Have you ever wondered how fashion in the United Kingdom has evolved over the centuries? From the Roman invasion to the present day, British fashion has undergone remarkable transformations. In this article, we’ll delve into the rich tapestry of British style, exploring the diverse trends that have influenced the fashion landscape. Get ready to embark on a sartorial journey through time!
The Roman Invasion and the Middle Ages
The Roman Empire left an indelible mark on British fashion. As the Middle Ages dawned, the art and fashion of the Roman era became the foundation for subsequent styles. Charles the Great, a Christian emperor and conqueror, brought about a renaissance in art and fashion during his reign. The upper classes embraced two-tone dresses, crosnas, and fur coats. However, it was a dark time when people found comfort in thick layers of knitted fleece sweatshirts, longing for the respite of nightfall. Even then, fashion played a role, as some had to don shorts or strip down for a good night’s sleep.
The British and Anglo-Saxon Period
The harsh British climate didn’t deter fashion-forward individuals. Gentlemen had a variety of clothing options, including pastoral robes, coats, and wide-legged trousers, all designed to brave the elements. The constant battles of the time deeply influenced British menswear. Women, on the other hand, embraced multiple layers, such as sleeveless tunics, long gowns, underlayers, and veils. Silk even made its way to England in the eighth century, adding an air of luxury to women’s attire.
Before the Renaissance
As we jump to the Norman rule and the iconic “Bayeux Tapestry,” we witness a pivotal moment in fashion history. Women began adopting the phoenix dress, a modified version of men’s clothing, and long strapless skirts. King Henry III introduced a sense of simplicity to women’s attire in 1216. Woolen toe trims and buttons became fashionable, and women had a wide selection of hats to choose from, including mesh, heart-shaped, turban, and top hats. The garment industry also emerged during this time, with people desiring clothing tailored to their body measurements. Surprisingly, the mandatory wearing of bras persisted until the 20th century.
The Renaissance marked a period of transition, characterized by the use of expensive fabrics and perfumes. Women employed homemade decoctions with rose oil, fruit juice, and camphor to enhance their beauty. Queen Elizabeth I famously owned an enviable collection of 2000 dresses. Women throughout Europe, including those in Britain, favored flashy decorations and voluminous skirts, heavily influenced by Spanish culture. Lace fashion took center stage in the 16th century, gaining the moniker “French” in Europe and “English exaggeration” in France.
From 1672 to Haute Couture
In 1672, the world witnessed the birth of the first fashion magazine, Le Mercure Galant. It disseminated trends, including a call for longer men’s bras and details on sleeves. During the 18th century, British fashion began to blur class lines, with London’s bourgeoisie leading the way. They replaced lace, ribbons, and frills with black silk bows and calf-length coats, embracing the “Simplicest” school. The French Revolution further solidified a French obsession with all things British, from tea and scotch to bulldogs and the silent “r” sound. However, it wasn’t until the time of King Napoleon that Albion gained his personal attention.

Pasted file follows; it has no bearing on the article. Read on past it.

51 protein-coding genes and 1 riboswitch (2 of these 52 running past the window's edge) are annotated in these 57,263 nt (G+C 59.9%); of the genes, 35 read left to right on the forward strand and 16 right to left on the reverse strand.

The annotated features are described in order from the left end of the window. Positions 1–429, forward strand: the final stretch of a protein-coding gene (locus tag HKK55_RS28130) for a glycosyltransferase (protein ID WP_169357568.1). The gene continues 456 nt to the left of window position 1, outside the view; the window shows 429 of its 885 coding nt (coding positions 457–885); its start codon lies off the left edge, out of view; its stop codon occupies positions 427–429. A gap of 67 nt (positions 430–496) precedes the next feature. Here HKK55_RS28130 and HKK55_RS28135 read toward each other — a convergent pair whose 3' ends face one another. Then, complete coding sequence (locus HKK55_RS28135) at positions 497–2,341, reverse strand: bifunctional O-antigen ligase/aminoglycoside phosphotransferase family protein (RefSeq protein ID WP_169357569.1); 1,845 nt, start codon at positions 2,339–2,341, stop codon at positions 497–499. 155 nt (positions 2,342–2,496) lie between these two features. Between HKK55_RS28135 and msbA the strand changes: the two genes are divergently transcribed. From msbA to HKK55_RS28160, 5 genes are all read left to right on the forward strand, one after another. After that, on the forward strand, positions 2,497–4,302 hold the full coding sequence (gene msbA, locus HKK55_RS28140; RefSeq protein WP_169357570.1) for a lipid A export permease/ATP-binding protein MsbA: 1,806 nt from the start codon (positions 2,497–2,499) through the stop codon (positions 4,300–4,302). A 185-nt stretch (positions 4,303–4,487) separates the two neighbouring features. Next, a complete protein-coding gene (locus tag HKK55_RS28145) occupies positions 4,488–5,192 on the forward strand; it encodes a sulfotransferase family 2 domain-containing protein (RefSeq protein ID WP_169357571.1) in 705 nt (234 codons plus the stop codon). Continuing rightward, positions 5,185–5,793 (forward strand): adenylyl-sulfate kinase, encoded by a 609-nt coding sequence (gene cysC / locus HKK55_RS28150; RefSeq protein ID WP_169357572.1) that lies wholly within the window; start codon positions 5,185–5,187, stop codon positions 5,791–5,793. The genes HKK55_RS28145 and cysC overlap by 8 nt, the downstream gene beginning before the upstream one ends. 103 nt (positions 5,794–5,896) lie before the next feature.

18th – 19th Century
“In a way, we are all being avenged for the French worship of England today,” wrote German writer Helferich Peter Sturz in 1768. The 18th century witnessed a surge in British designers longing to conquer Paris. Charles Worth, the father of haute couture, arrived in Paris without speaking a word of French but with 117 francs in his pocket. In 1858, he opened a fashion boutique that forever linked his name to voluminous dresses and women’s bras.
20th Century to the Present
The turn of the century heralded a multitude of styles that blended seamlessly at times. From Eastern-inspired liberal stylings to ultimate gentlemen, the fashion landscape was ever-changing. Wallis Warfield parties, low-cut gowns, iconic Vogue covers, and fashion revolutions—all burst onto the scene. The ’60s saw the rise of unisex style, with striking makeup and outdated couture. The ’70s brought a shift in office attire as women sought smart yet elegant looks. Arthur Elgort captured the essence of real women in outdoor photography, immortalizing their style. The ’80s witnessed the rise of self-proclaimed celebrity designers, the globalization of brands, and the glamour of Lady Diana Spencer. Boy George transformed the club into a catwalk, defying traditional norms. London Fashion Week was born in 1984. The ’90s introduced the era of the supermodel, with appearances by Alexander McQueen, Stella McCartney, John Galliano, and Vivienne Westwood cementing England’s fashion prowess.
A New Century and Beyond
As we venture into the new millennium, British fashion continues to influence the world’s most renowned designers. London, home to the best design schools, has become the birthplace of audacious global fashion. Today, as the industry advances, anyone can leave their mark on modern fashion. This marks a new beginning, a torch passed to the next generation of trendsetters.
Join us at Caravansarai as we celebrate the captivating history of British fashion and look forward to the exciting fashion trends that lay ahead.